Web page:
Bible Translations: Denominational Influences
This is especially true in any Dynamic Equivalence or Paraphrase translation, which leave the greatest room for modifications, but can also be true in a word-for-word translation, because some Greek and Hebrew words can have multiple English equivalents (though almost always those variants are in the same semantic domain).
While it would take much more room and time than you are willing to read to demonstrate how these denominational influences can affect the reading (though the first example in Translation Philosophy between the dynamic equivalence and paraphrase Bibles is a good example), I think it is useful to demonstrate the wide variety of translators and denominations used by some translations.
Note: Many translations will note not only the translators, but the “translation team”, which will include the “Advisory council” and “translation reviewers”. However, in the end, the translators, not advisors or reviewers, make the decision on what the words will be. The publisher’s own words are generally used to describe the translators’ affiliations.
King James Version: 47 (plus 7 for the Apocryphal books) for 54 – All Anglican…but as it was the only English-Speaking Church of the period this would not be an example of a denomination as we know it. There were significant dissenters in the Anglican Church, most notably the Puritans, whose theology was known by the translators. Conservative, evangelical.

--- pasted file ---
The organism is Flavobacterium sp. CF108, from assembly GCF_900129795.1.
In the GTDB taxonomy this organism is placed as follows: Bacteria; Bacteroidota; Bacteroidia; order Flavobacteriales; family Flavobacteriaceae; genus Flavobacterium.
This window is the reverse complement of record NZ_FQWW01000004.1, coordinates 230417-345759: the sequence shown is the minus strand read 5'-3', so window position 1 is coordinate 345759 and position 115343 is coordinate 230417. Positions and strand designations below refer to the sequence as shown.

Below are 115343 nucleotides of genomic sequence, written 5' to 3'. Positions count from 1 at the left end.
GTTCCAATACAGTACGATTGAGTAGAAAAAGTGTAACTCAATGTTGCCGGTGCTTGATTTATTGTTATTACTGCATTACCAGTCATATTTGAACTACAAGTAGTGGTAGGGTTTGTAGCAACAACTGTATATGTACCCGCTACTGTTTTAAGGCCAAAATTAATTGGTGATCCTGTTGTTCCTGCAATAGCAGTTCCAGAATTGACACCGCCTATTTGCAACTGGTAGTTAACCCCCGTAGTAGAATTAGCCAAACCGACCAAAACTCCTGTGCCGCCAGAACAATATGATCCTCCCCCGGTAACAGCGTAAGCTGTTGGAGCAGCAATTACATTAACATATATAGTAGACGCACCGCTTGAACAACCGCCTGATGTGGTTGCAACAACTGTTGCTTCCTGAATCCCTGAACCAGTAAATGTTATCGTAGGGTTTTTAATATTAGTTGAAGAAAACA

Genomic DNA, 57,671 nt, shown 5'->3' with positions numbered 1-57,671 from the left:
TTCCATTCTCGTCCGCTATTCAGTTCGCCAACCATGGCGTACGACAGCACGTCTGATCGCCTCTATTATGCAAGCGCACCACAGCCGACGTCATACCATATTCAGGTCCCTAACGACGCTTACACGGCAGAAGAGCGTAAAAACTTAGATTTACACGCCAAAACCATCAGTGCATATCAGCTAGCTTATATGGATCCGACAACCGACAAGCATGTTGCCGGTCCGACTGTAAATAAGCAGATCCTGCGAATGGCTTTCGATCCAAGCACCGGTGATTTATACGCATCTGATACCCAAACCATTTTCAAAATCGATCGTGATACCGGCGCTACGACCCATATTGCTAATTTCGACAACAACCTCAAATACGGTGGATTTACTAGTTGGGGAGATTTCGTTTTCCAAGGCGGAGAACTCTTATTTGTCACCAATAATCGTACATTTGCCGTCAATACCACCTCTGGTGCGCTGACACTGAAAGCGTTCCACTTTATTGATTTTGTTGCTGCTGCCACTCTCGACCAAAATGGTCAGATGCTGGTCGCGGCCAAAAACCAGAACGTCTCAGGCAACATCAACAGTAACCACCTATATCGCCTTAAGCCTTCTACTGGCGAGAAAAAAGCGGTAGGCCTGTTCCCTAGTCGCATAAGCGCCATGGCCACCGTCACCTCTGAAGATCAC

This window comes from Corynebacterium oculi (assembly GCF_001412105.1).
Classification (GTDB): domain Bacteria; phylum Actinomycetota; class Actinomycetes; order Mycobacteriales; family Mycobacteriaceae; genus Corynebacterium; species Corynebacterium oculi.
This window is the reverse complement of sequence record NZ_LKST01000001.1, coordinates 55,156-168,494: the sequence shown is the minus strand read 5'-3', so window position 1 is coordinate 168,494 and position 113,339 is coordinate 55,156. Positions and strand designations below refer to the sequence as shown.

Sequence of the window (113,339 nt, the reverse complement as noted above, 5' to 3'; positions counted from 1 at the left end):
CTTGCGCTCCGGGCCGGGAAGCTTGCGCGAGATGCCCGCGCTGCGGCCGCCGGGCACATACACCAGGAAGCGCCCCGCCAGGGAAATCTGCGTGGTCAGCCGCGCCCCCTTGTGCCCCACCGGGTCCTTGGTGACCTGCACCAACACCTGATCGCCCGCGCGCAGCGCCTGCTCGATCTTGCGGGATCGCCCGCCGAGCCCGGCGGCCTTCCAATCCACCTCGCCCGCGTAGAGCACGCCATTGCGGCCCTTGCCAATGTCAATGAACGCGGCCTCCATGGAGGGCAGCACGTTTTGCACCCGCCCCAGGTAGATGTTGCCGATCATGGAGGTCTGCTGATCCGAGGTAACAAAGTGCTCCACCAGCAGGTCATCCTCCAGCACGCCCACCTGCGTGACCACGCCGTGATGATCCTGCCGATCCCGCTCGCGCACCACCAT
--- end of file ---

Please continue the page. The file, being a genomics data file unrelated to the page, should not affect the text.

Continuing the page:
New King James: 119 (includes all categories)– Trans-national, trans-denominational. Conservative, evangelical.
NASB: 54 – Trans-denominational, conservative.
ESV: 14 (over 100 total) - International and represents many denominations, shares a commitment to historic evangelical orthodoxy, and to the authority and sufficiency of the inerrant Scriptures. Includes J.I. Packer, Robert & William H. Mounce and Wayne Grudem.
NIV: 15 – International, trans-denominational. The National Association of Evangelicals, which includes most moderate-to-conservative denominations (not the Southern Baptists, though) represents the general denominational beliefs of these translators and associates.
Holman CSB: 13 (90 total) – Conservative & Evangelical. Has many SBC translators, but lacks the big SBC names.
NRSV: 30 - “has received the widest acclaim and broadest support from academics and church leaders of any modern English translation. It is the only Bible translation that is as widely ecumenical”. The NCCUSA is the denominational representative of this translation. They are, by any standards, “liberal”, including the PCUSA, ECUSA, UCC, and UMC.
Good News Translation/TEV: 7 – Denominational/ theological influences? Well, here are the words of one of the lead translators: “Only willful ignorance or intellectual dishonesty can account for the claim that the Bible is inerrant and infallible.... No truth-loving, God-respecting, Christ-honoring believer should be guilty of such heresy... No one seriously claims that all the words of the Bible are the very words of God. If someone does so it is only because that person is not willing thoroughly to explore its implications ... Even words spoken by Jesus in Aramaic in the thirties of the first century and preserved in writing in Greek 35 to 50 years later do not necessarily wield compelling or authentic authority over us today.” You make the call.
The Message: 1 – PCUSA. You can’t get much more slanted in any direction than one translator!
A truly “trans-denominational” translation is, well, absent. The KJV, being produced before denominationalism became prevalent, is the closest one can get. If you are concerned about denominational influences, it would be worthwhile to get more than one type to compare.